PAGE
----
The developed C–H alkynylation is highly selective for the most electron-rich position of heterocycles. To access triple bonds on other positions of aromatic rings, the group decided to use a new strategy based on a domino cyclisation-alkynylation process (Scheme I). This approach was first applied to the synthesis of 3-alkynylated furans starting from allene ketones. The key for success was electronic tuning of the hypervalent reagent, with TIPS-F6-EBX being most successful. The synthesis of indoles alkynylated on the benzene ring is even more challenging, due to the much higher reactivity of the pyrrole ring. In this case, no successful C–H functionalisation method has yet been reported. Using the platinum-catalysed domino cyclisation-alkynylation of homopropargylic alkynyl pyrrole ethers, 5- or 6-alkynylated indoles could be synthesised in good yield and selectivity. Overall, the domino strategy is therefore highly complementary to C–H alkynylation.

To introduce alkynes onto C–sp3 centres, Waser's group focused on the metal-catalysed multifunctionalisation of olefins. The intramolecular oxy- and amino-alkynylation of olefins using TIPS-EBX and a palladium(II) catalyst to give lactones and lactams at room temperature in open flasks was developed first (Scheme II). To access tetrahydrofurans and pyrrolidines, the combination of a Pd(0) catalyst and alkynyl bromides was more successful. In this case, the reaction was run at 65°C under inert gas. Currently, the transformation cannot be made intermolecularly. Nevertheless the group recently reported a first step in this direction by the use of an in situ tethering strategy for palladium-catalysed synthesis of vicinal aminoalcohols bearing an alkyne group starting directly from allyl amines. The use of trifluoroacetaldehyde in its commercially available hemiacetal form as a tether played an important role in this reaction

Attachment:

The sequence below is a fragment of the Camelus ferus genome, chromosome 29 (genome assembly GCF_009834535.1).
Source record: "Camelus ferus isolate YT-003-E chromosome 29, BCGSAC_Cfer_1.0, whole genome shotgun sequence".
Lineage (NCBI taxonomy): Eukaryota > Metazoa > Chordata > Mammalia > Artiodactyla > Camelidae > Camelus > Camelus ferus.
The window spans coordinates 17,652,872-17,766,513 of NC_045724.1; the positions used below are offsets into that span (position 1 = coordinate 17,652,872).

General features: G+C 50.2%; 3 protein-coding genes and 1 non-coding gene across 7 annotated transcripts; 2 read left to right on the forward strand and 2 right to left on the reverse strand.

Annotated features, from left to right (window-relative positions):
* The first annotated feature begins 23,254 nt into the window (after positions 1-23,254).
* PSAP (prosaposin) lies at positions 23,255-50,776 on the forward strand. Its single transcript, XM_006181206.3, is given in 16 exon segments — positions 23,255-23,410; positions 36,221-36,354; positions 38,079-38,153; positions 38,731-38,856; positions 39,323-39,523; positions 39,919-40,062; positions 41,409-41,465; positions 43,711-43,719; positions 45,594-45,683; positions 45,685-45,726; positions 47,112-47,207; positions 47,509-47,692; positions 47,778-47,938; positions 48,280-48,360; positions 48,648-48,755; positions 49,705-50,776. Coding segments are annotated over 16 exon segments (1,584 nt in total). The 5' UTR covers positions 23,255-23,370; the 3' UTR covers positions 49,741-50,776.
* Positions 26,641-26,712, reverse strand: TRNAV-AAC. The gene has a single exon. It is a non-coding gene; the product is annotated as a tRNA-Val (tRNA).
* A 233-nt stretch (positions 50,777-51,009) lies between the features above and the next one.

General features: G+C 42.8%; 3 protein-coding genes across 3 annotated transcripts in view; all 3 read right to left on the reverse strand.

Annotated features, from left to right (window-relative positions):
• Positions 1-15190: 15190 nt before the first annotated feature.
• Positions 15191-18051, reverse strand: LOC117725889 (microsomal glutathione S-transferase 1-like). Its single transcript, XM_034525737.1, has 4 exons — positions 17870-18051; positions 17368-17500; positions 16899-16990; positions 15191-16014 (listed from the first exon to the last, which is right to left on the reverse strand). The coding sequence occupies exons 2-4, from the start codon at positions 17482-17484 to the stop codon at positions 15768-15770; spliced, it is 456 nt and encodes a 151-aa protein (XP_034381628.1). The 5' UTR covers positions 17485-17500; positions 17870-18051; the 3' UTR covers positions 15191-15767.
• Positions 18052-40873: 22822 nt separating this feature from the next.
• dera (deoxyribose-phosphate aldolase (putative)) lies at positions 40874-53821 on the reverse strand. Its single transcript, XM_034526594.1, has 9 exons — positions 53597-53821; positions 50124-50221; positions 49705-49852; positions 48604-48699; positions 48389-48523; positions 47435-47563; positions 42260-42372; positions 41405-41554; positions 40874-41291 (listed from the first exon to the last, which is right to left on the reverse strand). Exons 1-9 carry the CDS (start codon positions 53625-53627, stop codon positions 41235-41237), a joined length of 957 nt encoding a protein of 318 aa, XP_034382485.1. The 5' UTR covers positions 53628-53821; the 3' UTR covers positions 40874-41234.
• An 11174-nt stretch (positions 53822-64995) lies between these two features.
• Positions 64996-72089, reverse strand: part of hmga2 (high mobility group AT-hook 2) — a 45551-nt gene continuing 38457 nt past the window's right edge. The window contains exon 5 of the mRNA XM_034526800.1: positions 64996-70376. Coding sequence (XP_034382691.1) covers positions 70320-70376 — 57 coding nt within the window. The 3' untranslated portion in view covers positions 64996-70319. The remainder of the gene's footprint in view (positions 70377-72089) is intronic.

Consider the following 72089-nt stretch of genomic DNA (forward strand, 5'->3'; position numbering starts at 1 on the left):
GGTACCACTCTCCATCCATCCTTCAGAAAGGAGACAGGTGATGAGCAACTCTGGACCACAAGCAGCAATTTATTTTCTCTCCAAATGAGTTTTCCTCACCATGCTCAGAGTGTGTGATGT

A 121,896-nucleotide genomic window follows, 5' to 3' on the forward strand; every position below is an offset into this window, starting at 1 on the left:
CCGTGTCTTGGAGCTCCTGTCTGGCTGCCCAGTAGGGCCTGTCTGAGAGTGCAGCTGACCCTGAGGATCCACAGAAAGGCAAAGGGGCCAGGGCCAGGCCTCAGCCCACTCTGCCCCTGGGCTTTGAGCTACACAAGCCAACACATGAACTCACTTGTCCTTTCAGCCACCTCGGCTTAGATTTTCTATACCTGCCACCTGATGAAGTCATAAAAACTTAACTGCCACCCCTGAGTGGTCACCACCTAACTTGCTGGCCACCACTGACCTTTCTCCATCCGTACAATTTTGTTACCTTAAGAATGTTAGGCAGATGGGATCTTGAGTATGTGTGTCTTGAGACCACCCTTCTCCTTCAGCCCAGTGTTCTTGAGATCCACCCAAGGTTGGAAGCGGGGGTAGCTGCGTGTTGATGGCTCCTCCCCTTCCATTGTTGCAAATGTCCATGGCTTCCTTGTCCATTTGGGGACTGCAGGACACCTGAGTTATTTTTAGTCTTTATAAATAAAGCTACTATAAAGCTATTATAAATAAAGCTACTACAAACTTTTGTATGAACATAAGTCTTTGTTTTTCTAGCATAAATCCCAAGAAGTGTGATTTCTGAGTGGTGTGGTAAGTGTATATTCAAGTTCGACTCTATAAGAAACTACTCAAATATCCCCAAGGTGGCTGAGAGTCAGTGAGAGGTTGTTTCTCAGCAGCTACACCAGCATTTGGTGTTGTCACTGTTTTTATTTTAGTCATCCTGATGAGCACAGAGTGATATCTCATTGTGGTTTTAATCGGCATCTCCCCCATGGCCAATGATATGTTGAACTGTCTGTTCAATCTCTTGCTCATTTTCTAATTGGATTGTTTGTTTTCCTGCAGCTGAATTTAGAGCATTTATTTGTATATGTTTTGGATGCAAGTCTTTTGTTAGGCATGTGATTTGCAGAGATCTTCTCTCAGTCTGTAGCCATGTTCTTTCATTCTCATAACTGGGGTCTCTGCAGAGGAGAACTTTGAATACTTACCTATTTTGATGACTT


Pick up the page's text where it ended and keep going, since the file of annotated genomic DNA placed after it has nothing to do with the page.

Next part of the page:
Scheme II.

Palladium-catalysed olefin oxy- and amino-alkynylation

Palladium-catalysed olefin oxy- and amino-alkynylation

In conclusion, the metal-catalysed electrophilic alkynylation approach has allowed heterocyclic and aliphatic alkynes to be synthesised with high efficiency. The obtained products are expected to be highly useful as building blocks in synthetic and medicinal chemistry, as well as in materials science.

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Selected Publications

  1.  U. Orcel and J. Waser, Angew. Chem. Int. Ed., 2015, 54, (17), 5250 LINK http://dx.doi.org/10.1002/anie.201500636
  2.  Y. Li and J. Waser, Angew. Chem. Int. Ed., 2015, 54, (18), 5438 LINK http://dx.doi.org/10.1002/anie.201412321
  3.  Y. Li, J. P. Brand and J. Waser, Angew. Chem. Int. Ed., 2013, 52, (26), 6743 LINK http://dx.doi.org/10.1002/anie.201302210
  4.  J. P. Brand and J. Waser, Chem. Soc. Rev., 2012, 41, (11), 4165 LINK http://dx.doi.org/10.1039/c2cs35034c
  5.  S. Nicolai, C. Piemontesi and J. Waser, Angew. Chem. Int. Ed., 2011, 50, (20), 4680 LINK http://dx.doi.org/10.1002/anie.201100718
  6.  S. Nicolai and J. Waser, Org. Lett., 2011, 13, (23), 6324 LINK http://dx.doi.org/10.1021/ol2029383
  7.  J. P. Brand and J. Waser, Angew. Chem. Int. Ed., 2010, (40), 7304 LINK http://dx.doi.org/10.1002/anie.201003179
  8.  S. Nicolai, S. Erard, D. Fernández González and J. Waser, Org. Lett., 2010, 12, (2), 384 LINK http://dx.doi.org/10.1021/ol9027286
  9.  J. P. Brand, J. Charpentier and J. Waser, Angew. Chem. Int. Ed., 2009, 48, (49), 9346 LINK http://dx.doi.org/10.1002/anie.200905419